“A ground-to-roof central atrium with connecting bridges between the north & south buildings and generous internal stairwell creates a unique social environment.

“The judges believe this project successfully integrates multiple challenges, delivering a thoughtful design, quality execution, and anchored with a long-term lease to a recognised tenant, resulting in a high quality investment asset.”

Supreme winner:
Waikoukou, 22 Boulcott St, Wellington, developer Cheops Holdings Ltd, along with project partners McKee-Fehl Constructors Ltd (Maurice Clark is sole director of both Cheops & McKee-Fehl), Architecture + Ltd, Jasmax Ltd, BlackYARD Engineering Ltd, Beca Ltd and tenant, Transpower NZ Ltd

Civic & arts, sponsor Warren & Mahoney:

Excellence & best in category: Ellen Melville Centre & Freyberg Place, Auckland
Excellence: Justice & Emergency Services Precinct, Christchurch; Matuku Takotako, Sumner Centre, Christchurch
Merit: Dunedin law courts, Dunedin; Manukau bus station, Manukau; Objectspace art gallery, Grey Lynn; David O McKay Stake & Cultural Events Centre, Hamilton; Salvation Army Christchurch City, Christchurch

Commercial office, sponsor RCP:

Excellence & best in category:
Waikoukou, 22 Boulcott St, Wellington
Excellence:
12 Madden St, Wynyard Quarter
Genesis Energy, Hamilton
Ministry for Primary Industries, Auckland
Pita Te Hori Centre (King Edward Barracks), Christchurch
Merit:
AA Insurance, Auckland
Alpine Energy office building, Timaru
Maori Television, East Tamaki
QBE Centre, 125 Queen St

Education, sponsor GIB:

Excellence & best in category:
King’s School centennial building, Remuera
Excellence:
Otago Business School, Dunedin
Te Auaha NZ Institute of Creativity (Cuba Dixon redevelopment), Wellington
Wakatipu High School, Queenstown
Merit:
Rangiora High School – Rakahuri building, Christchurch Ara Kahukura, Christchurch
Unitec construction, engineering & trades building (Mataaho), Mt Albert
Unitec Hub (Te Puna), Mt Albert
Auckland University Science Centre, Auckland

Green building, sponsor Resene:

Excellence & best in category:
Ara Kahukura, Christchurch
Excellence:
Pita Te Hori/King Edward Barracks, Christchurch
Te Pa Tauira – Otago Polytechnic student village, Dunedin
Merit:
Waikoukou, 22 Boulcott St, Wellington
Goodman fitout, KPMG Centre, VXV precinct, Wynyard Quarter

Health & medical, sponsor Fagerhult:

Merit:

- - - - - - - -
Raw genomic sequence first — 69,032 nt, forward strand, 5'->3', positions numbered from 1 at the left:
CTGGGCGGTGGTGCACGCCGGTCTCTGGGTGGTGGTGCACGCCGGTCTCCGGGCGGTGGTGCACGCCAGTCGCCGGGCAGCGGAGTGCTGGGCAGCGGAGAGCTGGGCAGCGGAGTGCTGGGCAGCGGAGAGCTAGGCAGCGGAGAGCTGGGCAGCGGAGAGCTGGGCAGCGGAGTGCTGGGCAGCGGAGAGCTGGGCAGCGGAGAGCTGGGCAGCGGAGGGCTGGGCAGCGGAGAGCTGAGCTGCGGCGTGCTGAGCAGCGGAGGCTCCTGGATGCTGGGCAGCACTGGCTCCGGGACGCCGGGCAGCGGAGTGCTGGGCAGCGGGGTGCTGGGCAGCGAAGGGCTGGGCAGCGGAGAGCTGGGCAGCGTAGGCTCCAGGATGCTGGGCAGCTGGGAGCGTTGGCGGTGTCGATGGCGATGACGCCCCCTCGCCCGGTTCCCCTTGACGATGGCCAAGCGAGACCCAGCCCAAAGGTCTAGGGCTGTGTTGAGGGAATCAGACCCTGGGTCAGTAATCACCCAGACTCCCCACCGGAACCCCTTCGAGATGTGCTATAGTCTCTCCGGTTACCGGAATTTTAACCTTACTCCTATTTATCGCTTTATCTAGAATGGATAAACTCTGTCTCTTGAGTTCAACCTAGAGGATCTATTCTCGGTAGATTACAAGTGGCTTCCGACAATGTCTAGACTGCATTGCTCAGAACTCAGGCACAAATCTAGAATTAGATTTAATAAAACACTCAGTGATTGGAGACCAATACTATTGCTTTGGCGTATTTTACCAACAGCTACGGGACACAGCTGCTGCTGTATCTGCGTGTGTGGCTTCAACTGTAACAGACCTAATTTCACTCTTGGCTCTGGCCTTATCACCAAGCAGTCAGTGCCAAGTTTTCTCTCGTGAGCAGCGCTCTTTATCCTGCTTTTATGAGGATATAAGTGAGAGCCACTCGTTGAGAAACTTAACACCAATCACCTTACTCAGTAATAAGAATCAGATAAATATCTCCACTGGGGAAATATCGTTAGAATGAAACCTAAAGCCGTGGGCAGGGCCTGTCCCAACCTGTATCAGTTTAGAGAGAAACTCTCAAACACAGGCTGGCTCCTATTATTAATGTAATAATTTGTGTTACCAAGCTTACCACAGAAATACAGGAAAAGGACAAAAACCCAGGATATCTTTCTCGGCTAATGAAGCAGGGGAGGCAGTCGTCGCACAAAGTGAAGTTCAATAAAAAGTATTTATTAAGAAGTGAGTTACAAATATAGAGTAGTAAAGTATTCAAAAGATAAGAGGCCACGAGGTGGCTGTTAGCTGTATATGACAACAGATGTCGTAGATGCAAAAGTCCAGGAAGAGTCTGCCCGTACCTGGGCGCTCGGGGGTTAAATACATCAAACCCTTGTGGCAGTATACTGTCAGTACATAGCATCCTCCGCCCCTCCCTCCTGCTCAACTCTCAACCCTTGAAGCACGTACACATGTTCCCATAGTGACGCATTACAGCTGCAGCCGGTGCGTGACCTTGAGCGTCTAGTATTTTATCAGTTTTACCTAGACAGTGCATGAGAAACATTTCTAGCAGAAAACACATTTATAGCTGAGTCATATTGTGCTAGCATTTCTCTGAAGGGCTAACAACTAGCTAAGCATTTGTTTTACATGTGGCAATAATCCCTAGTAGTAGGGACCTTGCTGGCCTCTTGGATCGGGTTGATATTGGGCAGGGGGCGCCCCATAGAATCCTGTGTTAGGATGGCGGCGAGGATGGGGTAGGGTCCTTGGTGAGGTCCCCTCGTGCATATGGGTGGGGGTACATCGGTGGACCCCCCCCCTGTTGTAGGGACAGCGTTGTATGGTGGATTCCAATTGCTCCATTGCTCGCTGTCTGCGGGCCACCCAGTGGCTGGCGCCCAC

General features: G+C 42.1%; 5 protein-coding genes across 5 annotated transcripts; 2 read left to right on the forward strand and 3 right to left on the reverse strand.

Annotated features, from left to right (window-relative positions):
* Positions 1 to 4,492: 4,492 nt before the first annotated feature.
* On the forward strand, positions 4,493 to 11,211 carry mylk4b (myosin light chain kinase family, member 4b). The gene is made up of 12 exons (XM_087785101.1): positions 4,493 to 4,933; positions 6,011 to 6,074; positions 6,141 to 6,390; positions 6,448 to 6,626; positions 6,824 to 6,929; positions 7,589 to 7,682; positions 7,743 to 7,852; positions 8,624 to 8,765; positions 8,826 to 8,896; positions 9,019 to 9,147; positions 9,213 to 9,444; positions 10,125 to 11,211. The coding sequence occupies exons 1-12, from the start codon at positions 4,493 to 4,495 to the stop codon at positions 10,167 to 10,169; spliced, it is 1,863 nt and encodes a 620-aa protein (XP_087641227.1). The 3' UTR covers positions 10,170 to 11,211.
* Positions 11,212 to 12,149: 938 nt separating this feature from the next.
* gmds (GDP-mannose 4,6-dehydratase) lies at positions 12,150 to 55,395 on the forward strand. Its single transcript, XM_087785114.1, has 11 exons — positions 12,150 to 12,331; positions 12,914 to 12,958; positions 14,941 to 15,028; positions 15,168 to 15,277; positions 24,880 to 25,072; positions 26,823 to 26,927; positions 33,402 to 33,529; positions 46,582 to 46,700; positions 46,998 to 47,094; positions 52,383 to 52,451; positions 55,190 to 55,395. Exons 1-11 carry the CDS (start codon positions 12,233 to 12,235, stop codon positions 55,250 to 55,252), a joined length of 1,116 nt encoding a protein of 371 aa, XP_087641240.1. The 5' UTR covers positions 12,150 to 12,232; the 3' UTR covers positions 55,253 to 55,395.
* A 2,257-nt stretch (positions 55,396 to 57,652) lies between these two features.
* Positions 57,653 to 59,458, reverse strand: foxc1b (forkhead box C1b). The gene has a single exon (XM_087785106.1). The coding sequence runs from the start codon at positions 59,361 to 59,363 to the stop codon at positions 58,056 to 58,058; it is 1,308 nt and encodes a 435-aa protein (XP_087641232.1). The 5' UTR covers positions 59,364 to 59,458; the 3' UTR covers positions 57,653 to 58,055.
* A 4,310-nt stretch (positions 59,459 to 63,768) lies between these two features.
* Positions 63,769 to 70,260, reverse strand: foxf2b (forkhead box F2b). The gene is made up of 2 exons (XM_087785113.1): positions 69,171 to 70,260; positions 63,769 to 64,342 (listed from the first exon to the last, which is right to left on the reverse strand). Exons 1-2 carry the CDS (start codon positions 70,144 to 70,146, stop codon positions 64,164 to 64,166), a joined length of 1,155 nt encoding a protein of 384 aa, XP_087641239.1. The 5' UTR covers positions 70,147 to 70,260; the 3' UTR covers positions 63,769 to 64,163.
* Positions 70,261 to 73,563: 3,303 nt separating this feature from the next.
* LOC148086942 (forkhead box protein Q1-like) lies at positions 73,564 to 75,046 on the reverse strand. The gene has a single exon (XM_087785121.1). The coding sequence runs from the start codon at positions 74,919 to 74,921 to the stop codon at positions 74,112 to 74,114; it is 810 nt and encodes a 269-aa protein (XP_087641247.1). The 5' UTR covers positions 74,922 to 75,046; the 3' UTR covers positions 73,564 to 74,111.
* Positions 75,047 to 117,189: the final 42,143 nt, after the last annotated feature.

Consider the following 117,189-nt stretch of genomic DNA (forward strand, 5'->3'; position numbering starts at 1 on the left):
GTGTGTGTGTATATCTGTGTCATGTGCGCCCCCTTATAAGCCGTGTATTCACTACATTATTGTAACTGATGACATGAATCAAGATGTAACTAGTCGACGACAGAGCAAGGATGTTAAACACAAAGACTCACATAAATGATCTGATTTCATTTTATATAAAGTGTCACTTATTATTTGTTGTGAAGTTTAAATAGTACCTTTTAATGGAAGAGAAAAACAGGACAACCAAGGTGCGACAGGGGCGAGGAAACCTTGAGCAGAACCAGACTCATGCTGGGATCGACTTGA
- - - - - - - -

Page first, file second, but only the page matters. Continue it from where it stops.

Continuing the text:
Whenua Pupuke – Waitemata Clinical Skills Centre, North Shore Hospital, Takapuna

Heritage & adaptive reuses, sponsor Hawkins:

Excellence & best in category:
Dunedin law courts, Dunedin
Excellence:
Melanesian Mission, Auckland
Merit:
94-96 Queen St, Auckland
Air NZ airport campus, Auckland Airport
Bishop Selwyn Chapel & St Mary’s Church, Parnell
Christ’s College kitchen tower restoration, Christchurch
Mona Vale homestead, Christchurch
Sign of the Kiwi, Christchurch

Industrial, sponsor Yardi:

Excellence & best in category:
Röhlig Logistics, Mangere
Excellence:
Fonterra Co-operative Group, 109 Fanshawe St, Auckland
Merit:
Ministry for Primary Industries, Auckland
Potter Interior Systems Ltd, The Gate Industry Park, Penrose

Multi-unit residential, sponsor Arrow International:
Excellence & best in category:
Sale Street Apartments, 70 Sale St, Auckland
Excellence:
Hereford Residences, Freemans Bay
North West Quarter, Kensington Park, Orewa
Merit:
Centro, Sugartree, 27 Union St, Auckland
Millwater Central Terraces, Millwater, Hibiscus Coast
Te Pa Tauira – Otago Polytechnic student village, Dunedin
The Foundries, Freemans

Retail, sponsor RCG:

Excellence & best in category:
The Hub Hornby, Christchurch
Excellence:
Huami Restaurant – SkyCity Auckland Ltd, Auckland

Tourism & leisure, sponsor Holmes Consulting:

Excellence & best in category:
Ramada Albany, Albany
Excellence:
Auckland International Airport pier B extension project, Auckland Airport
Merit:
Bug Lab, Auckland Zoo, Western Springs

Urban land development, sponsor Natural Habitats:

Excellence & best in category:
Beaches – Coast Papamoa subdivision, Papamoa
Merit:
Jennings St-Jersey Avenue redevelopment by Housing NZ Corp, Mt Albert
Richmond subdivision (stage 1), Mt Wellington

Links:
Transpower, 11 June 2015: Maurice Clark to develop Wellington building for Transpower
McKee Fehl, Press Hall – a new landmark
McKee Fehl projects
Dominion Post, 20 July 2015: Many Maori names for Wellington landmarks lost – 150 years of news

Attribution: Property Council release, McKee Fehl, Dominion Post, Wikipedia.

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Commission opens investigation into Fulton Hogan’s Stevenson acquisition

The Commerce Commission has opened an investigation into Fulton Hogan Ltd’s proposed acquisition of Stevenson Group Ltd’s construction materials business.

The commission said yesterday it would consider whether the acquisition would be likely to result in a substantial lessening of competition in any relevant market in breach of section 47 of the Commerce Act. The acquisition is due to be completed by 31 July, but the parties haven’t applied for clearance for it.

Fulton Hogan is one of New Zealand’s largest roading & infrastructure construction companies. The commission said it would focus initially on the potential competitive effects of the proposed acquisition on quarry markets in Auckland & North Waikato.

It would also consider whether any competitive effects arise from Fulton Hogan’s proposed acquisition of Stevenson’s concrete plants, transport, laboratory services and associated plant & equipment.

The commission seeks input to its investigation by Friday 29 June.

The sale would leave Stevenson’s with its property development & mining operations. Its biggest property interest is the 360ha Drury South industrial park it’s begun developing.

Related stories: